Are Facebook and YouTube Part Of The Piracy Problem?

Facebook logoThe rules, as far as pirating content on either Facebook or YouTube goes, I find very odd and very inconsistent.  For instance, five or six months ago, I posted a video that I made from a trip to the National Air and Space Museum.  I filmed some of the exhibits and set them to music–Cy Curnin’s Strange Ways, a most awesome song from an even more awesome albumand posted the video to Facebook, when it was soon pulled.

I later learned that this was because of the musical accompaniment.

Now my question is: I clearly didn’t ask Curnin to use his song, though is that the same as ‘stealing’ content?

And isn’t stealing in some ways is similar to murder, in that you can’t murder someone by accident (though you could not intend to kill someone, which the law recognizes as manslaughter– despite its obviously patriarchal origins).

Though back on point, considering that I purchased the music that I used in the video, wasn’t my usage only an extension of the rights that accompanied that purchase in the first place?

Or do I, as someone who’s actually purchased the song, have any rights at all as far as its usage goes?

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Steve Jobs – Official Trailer 1

Michael Fassbender appears to be an excellent Steve Jobs in Steve Jobs.  That being said, the trailer seems to spend a bit of time focusing on some of his more…unsavory behaviors, such has the way he was a dick toward his ex.  It comes off a bit unseemly, though I guess as long as it’s balanced by him not acting like a total ass–or being innovative–it’s all buena.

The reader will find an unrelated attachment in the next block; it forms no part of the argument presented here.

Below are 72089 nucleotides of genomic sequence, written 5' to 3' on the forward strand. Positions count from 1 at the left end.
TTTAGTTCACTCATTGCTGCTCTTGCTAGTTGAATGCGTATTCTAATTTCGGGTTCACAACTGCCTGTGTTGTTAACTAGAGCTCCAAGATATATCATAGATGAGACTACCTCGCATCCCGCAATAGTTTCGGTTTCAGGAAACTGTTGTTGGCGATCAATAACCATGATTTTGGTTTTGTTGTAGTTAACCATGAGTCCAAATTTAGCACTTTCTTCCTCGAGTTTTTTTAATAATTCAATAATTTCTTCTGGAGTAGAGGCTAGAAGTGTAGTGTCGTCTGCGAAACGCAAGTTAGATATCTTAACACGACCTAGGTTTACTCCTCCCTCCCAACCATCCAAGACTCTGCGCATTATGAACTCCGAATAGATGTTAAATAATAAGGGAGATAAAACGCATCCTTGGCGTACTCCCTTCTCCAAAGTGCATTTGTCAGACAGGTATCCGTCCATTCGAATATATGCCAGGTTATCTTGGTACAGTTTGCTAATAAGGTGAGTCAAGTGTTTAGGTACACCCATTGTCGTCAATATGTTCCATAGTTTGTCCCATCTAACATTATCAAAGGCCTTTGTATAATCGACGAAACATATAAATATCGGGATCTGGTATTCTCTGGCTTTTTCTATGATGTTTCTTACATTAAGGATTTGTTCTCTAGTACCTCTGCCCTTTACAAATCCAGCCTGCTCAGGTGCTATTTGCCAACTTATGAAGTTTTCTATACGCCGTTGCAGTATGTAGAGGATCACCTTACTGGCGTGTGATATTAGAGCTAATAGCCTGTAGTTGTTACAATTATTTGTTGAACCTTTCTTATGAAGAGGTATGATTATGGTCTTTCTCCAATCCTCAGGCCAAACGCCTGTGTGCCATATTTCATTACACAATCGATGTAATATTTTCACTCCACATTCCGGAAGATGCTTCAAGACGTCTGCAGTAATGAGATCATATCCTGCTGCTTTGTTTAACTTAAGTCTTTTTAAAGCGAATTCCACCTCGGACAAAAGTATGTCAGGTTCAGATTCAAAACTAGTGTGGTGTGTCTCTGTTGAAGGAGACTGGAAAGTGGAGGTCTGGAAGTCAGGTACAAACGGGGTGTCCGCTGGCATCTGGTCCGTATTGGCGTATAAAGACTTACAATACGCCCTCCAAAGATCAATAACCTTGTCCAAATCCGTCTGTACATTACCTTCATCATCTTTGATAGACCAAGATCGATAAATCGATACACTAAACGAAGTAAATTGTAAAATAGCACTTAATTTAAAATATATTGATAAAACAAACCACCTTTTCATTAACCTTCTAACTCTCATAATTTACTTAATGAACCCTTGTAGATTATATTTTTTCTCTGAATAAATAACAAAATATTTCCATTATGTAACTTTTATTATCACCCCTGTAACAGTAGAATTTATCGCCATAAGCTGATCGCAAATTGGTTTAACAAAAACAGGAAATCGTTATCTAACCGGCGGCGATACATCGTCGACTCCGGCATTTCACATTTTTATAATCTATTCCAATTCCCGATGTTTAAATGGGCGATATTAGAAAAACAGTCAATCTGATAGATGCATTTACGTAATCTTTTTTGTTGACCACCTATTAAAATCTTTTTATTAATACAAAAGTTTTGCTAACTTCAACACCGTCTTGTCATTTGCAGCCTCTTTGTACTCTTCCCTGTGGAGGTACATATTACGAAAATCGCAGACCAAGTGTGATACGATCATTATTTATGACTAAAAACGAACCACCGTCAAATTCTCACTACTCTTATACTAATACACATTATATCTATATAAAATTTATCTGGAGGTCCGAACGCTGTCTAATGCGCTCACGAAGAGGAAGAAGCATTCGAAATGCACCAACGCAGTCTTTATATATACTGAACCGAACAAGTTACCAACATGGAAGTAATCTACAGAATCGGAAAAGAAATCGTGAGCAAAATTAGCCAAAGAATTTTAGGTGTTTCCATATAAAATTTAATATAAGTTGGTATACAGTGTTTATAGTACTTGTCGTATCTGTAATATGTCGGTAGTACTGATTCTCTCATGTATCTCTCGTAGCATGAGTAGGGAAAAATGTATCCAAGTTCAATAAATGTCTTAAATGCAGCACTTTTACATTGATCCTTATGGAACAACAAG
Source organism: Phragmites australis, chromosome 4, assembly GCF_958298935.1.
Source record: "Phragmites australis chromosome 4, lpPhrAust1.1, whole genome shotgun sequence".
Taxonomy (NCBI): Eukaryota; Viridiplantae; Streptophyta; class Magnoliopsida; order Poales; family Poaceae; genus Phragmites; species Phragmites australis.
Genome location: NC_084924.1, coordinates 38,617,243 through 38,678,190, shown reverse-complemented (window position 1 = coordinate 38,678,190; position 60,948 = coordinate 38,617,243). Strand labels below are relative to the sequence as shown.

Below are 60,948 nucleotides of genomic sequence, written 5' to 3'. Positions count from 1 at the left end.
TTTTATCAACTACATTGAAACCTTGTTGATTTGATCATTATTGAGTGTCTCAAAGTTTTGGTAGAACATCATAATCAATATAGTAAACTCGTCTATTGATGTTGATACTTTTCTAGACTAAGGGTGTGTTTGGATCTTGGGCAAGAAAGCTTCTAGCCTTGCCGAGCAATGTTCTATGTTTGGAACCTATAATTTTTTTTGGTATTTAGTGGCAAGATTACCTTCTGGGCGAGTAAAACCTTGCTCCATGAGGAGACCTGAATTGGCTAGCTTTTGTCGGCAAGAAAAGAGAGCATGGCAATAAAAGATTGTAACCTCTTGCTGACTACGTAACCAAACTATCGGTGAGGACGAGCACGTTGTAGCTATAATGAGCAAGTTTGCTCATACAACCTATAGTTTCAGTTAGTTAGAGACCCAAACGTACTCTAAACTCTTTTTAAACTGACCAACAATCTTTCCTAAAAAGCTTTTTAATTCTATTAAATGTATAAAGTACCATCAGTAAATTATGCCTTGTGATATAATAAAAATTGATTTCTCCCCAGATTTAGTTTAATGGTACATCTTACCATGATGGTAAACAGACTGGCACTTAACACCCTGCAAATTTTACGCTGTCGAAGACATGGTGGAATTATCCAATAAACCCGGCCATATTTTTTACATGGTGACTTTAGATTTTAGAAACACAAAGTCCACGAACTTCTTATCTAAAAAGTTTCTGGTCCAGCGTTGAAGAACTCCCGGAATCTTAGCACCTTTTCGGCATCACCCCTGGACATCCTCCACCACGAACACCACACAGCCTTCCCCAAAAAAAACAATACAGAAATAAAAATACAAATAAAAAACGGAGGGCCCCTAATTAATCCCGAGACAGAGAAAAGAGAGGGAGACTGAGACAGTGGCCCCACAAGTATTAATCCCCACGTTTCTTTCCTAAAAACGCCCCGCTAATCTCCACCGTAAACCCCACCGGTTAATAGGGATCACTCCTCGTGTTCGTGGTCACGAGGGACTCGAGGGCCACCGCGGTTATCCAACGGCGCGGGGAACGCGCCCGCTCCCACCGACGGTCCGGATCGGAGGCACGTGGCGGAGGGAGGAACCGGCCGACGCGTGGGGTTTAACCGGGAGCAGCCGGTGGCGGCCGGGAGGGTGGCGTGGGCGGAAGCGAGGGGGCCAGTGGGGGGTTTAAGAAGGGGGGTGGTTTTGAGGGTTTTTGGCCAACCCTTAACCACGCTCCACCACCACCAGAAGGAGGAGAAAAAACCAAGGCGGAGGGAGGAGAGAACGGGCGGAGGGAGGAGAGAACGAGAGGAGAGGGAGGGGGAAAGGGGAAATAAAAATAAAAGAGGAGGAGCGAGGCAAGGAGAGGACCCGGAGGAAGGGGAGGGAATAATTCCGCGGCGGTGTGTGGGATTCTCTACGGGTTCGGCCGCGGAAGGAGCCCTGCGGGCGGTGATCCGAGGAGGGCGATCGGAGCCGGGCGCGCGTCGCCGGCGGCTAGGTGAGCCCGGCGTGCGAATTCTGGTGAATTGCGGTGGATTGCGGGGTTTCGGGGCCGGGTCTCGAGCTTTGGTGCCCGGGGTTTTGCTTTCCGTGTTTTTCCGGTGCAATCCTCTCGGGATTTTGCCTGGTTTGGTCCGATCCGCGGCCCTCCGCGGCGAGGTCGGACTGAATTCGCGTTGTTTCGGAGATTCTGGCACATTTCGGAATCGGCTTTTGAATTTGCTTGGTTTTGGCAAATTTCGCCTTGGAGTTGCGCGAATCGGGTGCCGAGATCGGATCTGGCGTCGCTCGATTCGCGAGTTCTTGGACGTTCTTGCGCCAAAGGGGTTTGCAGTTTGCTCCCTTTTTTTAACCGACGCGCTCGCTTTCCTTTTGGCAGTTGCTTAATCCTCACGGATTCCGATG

Besides, if you don’t include instances of his ego running rampant then the movie would play like a Hallmark card, which anyone at all familiar with the mercurial former head of Apple Computer would tell you isn’t quite true.

What I am certain about is that Danny Boyle is a great director, and the fact that he’s helming it should result on a pretty intense journey into the heart of the Apple.

Secret In Their Eyes – Trailer

Chiwetel Ejiofor (a name that is much easier to type than it is to say) MUST become a huge star one of these days, and if Secret In Their Eyes doesn’t do it, then my money is on Marvel Studios’ upcoming Benedict Cumberbatch starrer, Doctor Strange.

I think that I first saw him in Joss Whedon’s Serenity, and he was pretty good there; though if the trailer is any indication this guy is primed to explode any movie now.

That is, if there’s any justice in the universe–which I guess depends upon where you stand.

Magic Mike XXL – Review

“Magic Mike XXL” is in many ways a pretty enjoyable movie. Channing Tatum, despite seeming to be physically imposing, moves in a manner that belies his size and makes him seem really personable–more so than I am accustomed to seeing him–and the whole cast seemed to be having a good time, which shows.

And for some that’s all they want from a movie, so it works on that level.

That being said, it’s almost surreal how unreal the movie feels. I’m accustomed to movies revolving around strippers (or any other field so pornography-adjacent) to have some sort of an edge, and not to feel like it’s suffering from a serious case of Disneyfication.

What I would have liked to have seen would have been somewhat evocative of Times Square before all the peepshows and porno theaters were gentrified out of existence; a portrayal of slightly damaged people, overcoming the odds.